November 7, 2014 / 11:39 AM / 5 years ago

GRAINS- US wheat posts first weekly loss since Sept; soy rallies late

* Traders stake out positions ahead of monthly crop report
    * Corn, wheat, soybeans post weekly losses

 (Updates with closing prices, adds analyst's comment)
    By Mark Weinraub
    CHICAGO, Nov 7 (Reuters) - Chicago Board of Trade wheat
futures dropped for the fourth day in a row on Friday as U.S.
exporters struggled to compete in an export market laden with
supplies from around the globe, traders said.
    Corn prices also fell, with investors staking out positions
ahead of a U.S. Agriculture Department report that was expected
to boost production estimates from the ongoing harvest in the
Midwest. 
    But soybeans rose on a late round of buying and strong
export demand. The strong demand also supported cash market
values for soy. 
    Wheat futures shed 3.3 percent this week, snapping a streak
of five straight weekly gains.
    "Weak (wheat) exports continue to dog rally attempts, with
buyers in no mood to chase the market higher," Bryce Knorr,
senior editor of Farm Futures Magazine, said in a note. "Until
one of the world's growing regions suffers a disaster there's
little reason for prices to rally much."
    CBOT soft red winter wheat for December delivery ended
down 5-3/4 cents at $5.14-1/2 a bushel. The contract bounced off
its lows after finding support at its 50-day moving average.
    "U.S. wheat exports remain no more than routine, and with a
firmer dollar, this is deemed negative to U.S. exports and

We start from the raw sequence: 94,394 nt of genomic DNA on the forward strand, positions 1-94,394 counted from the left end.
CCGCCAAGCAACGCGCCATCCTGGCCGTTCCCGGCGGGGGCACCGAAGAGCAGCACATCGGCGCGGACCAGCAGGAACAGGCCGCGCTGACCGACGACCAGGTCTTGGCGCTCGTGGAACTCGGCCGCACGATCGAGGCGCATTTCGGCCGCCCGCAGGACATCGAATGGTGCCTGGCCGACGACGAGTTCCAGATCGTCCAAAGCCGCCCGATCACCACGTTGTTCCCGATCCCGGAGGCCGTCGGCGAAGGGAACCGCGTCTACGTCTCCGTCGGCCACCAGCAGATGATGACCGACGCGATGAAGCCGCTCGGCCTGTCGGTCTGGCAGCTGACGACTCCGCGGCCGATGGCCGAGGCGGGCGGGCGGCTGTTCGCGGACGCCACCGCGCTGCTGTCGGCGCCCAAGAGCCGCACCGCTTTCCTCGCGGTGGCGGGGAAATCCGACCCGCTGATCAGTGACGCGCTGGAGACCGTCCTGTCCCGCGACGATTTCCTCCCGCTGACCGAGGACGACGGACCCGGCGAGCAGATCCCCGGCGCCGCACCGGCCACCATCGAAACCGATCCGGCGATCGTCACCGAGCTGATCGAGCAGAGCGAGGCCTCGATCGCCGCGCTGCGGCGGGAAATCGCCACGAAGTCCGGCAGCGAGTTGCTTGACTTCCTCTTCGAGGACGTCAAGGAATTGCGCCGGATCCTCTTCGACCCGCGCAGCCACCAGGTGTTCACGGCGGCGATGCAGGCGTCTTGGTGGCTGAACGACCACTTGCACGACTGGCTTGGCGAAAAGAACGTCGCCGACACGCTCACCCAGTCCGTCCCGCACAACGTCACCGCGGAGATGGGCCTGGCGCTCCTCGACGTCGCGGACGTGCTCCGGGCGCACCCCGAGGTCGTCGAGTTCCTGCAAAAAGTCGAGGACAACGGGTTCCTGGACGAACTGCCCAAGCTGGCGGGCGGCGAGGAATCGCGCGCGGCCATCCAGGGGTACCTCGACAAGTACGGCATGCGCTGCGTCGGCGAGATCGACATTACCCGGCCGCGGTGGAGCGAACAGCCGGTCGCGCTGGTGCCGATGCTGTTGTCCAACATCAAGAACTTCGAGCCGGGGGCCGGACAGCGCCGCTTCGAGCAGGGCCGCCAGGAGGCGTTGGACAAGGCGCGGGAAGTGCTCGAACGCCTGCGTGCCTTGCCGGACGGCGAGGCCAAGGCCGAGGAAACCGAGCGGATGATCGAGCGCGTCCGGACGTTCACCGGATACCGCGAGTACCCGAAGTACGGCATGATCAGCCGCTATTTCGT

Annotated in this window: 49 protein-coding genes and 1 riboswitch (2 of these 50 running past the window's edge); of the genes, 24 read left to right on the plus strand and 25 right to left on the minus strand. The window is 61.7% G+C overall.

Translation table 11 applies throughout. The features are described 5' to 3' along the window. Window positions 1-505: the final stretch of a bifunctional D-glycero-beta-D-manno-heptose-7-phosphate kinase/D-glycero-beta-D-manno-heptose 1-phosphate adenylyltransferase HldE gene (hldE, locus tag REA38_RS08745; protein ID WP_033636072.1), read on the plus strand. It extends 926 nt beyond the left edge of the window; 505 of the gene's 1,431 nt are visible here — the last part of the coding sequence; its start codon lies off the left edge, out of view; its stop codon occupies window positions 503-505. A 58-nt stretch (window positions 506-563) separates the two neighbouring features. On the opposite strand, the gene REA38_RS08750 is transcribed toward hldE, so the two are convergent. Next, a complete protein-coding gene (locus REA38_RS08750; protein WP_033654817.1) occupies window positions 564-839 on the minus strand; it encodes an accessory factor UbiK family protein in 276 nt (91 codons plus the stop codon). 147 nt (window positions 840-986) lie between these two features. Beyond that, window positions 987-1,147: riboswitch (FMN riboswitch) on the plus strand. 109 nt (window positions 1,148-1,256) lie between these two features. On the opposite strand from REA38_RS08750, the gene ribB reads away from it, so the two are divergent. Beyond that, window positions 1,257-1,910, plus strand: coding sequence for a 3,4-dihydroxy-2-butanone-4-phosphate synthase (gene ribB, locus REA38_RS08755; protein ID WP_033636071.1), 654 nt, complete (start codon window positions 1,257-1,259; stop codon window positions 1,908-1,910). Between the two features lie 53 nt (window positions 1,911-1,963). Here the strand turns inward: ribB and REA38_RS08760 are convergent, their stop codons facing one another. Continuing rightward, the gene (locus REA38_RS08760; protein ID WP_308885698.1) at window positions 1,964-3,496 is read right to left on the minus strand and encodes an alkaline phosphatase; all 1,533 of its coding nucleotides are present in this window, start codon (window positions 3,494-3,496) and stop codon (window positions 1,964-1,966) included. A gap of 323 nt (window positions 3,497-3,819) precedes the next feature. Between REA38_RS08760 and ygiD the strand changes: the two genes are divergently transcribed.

future price," David Sheppard, managing director of UK merchant
Gleadell, said in a market note.
    Iraq's state grains board bought 200,000 tonnes of hard
wheat from Canada and Australia in a tender, European traders
said on Friday. Traders said earlier in the week that U.S. wheat
was priced about $20 a tonne higher than Canada's offer.
 
    CBOT January soybeans gained 8-3/4 cents to close at
$10.36-3/4 a bushel, while December corn dropped 3-3/4
cents to $3.67-1/2 a bushel.
    Robust demand from overseas buyers, coupled with slow
country movement as farmers chose to store newly harvested crops
rather than book new sales to processors, supported the gains in
soybeans. 
    "Our weekly (soy) export shipments this week were huge,"
said Mark Schultz, analyst at Northstar Commodity Investment Co
in Minneapolis. "We better have a pretty good crop or else
things are going to start getting tight once again."
    For the week, soybeans lost 1.0 percent, while corn was 2.5
percent lower.
    Good weather for harvest added weight to the corn market,
with forecasts showing conditions that would allow farmers to
catch up to their typical schedule.
 Name              Last       Pct Change  Net Change  Pvs Close
 CORN DEC4             367.5       -1.01       -3.75     371.25
 SOYBEANS NOV4       1040.25         0.9        9.25       1031
 SOY MEAL DEC4         390.4       -0.33        -1.3      391.7
 SOYBEAN OIL DEC4       32.4        -0.4       -0.13      32.53
 WHEAT SRW DEC4        514.5       -1.11       -5.75     520.25
 ROUGH RICE NOV4       11.87        0.25        0.03      11.84
 M.WHEAT EUR JAN5     169.25       -1.02       -1.75        171
 LIGHT CRUDE DEC4      78.62        0.91        0.71      77.91
 DJ INDU AVERAGE    17547.28       -0.04       -7.19   17554.47
 GOLD                1170.45  #N/A             29.55     1140.9
 BALTIC EXCH DRY        1437        0.07           1       1436
 US DOLLAR INDEX      87.633       -0.43      -0.379     88.012
 In U.S. cents, benchmark contracts, except EU wheat (euros) and
soymeal (dollars). CBOT wheat, corn and soybeans per bushel,
rice per hundredweight, soymeal per ton and soyoil per lb.     

 (Additional reporting by Naveen Thukral in Singapore and Nigel
Hunt in London; Editing by Phil Berlowitz; and Peter Galloway)
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